As landmark federal legislation goes, 400 pages isn’t such a head-spinning tally. According to The Washington Post, the Affordable Care Act brought with it about 20,000 new pages of regulation. But concise as it may be, the Tax Cuts and Jobs Act of 2017, which the House of Representatives’ Republican majority introduced on Nov. 2 as potentially the biggest rehashing of the U.S. tax code since 1986, carries a bevy of provisions that could reshape real estate as a business, an investment and an industry.
Precisely how the reforms will influence the incentives for everyone from small businesses to national real estate investors—and their bottom lines—is far from clear. According to some tax and legal experts, the proposed law’s broad changes amount to moving dozens of policy levers at once—and not necessarily in the same direction. Here, as the House Ways and Means Committee begins to debate the measure, we break down five provisions of the law that might stand to have the biggest effects.
1. Capping the Residential Mortgage Interest Deduction
Today, married American homeowners can deduct up to $1 million of interest on debt used to buy, build or renovate a house. (Singles can deduct half that amount.) In one of its provisions likely to most pervasively affect the industry, the new legislation proposes cutting both those amounts by 50 percent—a change that promises to disproportionately affect homeowners in places like New York and California, who are the most likely to have more than half a million dollars of residential mortgage debt.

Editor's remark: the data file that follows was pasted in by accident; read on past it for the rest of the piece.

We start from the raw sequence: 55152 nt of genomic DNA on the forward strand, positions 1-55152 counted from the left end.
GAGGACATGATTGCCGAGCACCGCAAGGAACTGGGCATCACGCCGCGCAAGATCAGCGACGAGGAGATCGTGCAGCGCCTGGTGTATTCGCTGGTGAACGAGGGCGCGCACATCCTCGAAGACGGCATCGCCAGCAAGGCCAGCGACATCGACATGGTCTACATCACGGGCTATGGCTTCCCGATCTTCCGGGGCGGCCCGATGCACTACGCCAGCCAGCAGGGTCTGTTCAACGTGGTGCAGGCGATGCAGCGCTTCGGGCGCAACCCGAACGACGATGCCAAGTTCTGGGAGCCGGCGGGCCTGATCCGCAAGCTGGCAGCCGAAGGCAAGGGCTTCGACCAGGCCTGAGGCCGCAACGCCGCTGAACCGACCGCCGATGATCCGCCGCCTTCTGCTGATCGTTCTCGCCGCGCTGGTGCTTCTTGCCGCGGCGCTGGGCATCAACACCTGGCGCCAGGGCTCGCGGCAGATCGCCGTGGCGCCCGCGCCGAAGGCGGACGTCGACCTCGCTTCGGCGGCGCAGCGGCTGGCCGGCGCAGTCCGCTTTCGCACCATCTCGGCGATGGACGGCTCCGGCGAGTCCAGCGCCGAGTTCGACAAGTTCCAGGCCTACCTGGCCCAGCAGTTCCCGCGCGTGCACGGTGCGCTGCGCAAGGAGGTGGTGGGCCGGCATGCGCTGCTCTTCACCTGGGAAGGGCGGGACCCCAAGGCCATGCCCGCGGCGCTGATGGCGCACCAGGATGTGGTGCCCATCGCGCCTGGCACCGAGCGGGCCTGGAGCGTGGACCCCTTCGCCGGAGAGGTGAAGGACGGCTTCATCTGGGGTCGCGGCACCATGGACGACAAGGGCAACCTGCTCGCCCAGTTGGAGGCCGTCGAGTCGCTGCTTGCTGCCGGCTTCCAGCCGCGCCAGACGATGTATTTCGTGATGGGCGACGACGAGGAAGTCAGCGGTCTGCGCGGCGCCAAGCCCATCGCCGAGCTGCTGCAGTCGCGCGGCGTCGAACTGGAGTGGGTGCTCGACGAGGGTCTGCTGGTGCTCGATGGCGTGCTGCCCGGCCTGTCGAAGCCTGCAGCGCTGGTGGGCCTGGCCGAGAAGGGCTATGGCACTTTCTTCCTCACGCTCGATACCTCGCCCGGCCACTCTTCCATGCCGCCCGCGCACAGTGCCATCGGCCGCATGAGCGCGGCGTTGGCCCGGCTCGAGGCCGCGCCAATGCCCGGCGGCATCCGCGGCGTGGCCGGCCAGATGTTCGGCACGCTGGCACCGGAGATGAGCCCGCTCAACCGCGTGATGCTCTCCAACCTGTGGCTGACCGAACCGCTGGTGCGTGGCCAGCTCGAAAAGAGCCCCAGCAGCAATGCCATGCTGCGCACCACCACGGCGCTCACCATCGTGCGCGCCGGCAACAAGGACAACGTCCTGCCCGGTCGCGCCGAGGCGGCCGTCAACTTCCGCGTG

As a matter of policy, the change makes sense, according to Michael Asimow, a law professor at Stanford University. “There’s no explanation for why” mortgage interest should be deducted in the first place, he said, pointing out that “no other country I know of” has such a deduction.
He added: “I believe that the price of housing is pumped up by this, and it’s far too high” in coastal cities. “This proposal…is a smart way to go at it.”
But Dan Shapiro, co-chair of accounting firm Berdon’s tax practice, noted that the change has already sent real estate investors running, with some real estate investment trusts and construction equities tumbling next week on news of the deduction cap. “There’s some uncertainty [on this issue], and who likes uncertainty, especially when it’s in your industry?”
2. Lower Rates on Pass-Through Businesses
In a clear-cut boon to the real estate industry, the Republican plan proposes a special 25 percent tax rate on pass-through businesses, which include partnerships, S-corps and limited-liability corporations. Today, proceeds from these entities are treated as regular income on their owners’ personal taxes, potentially taxed up to the highest bracket’s rate of nearly 40 percent. Closely held real estate development companies—like President Donald Trump’s own family entities—make up one of the sectors that take advantage of these structures most prolifically.
The policy logic of the proposal wasn’t obvious to Shapiro, but on behalf of his real estate industry clients, he wasn’t complaining. “The provision seems to be paradoxically beneficial to passive investors. I had thought the intention was to reduce the burden on [active] business owners,” he said.
Under the plan, those considered passive investors will be able to take advantage of the reduced rate for their entire income, whereas active owners can only put 30 percent of their income under the lower rate.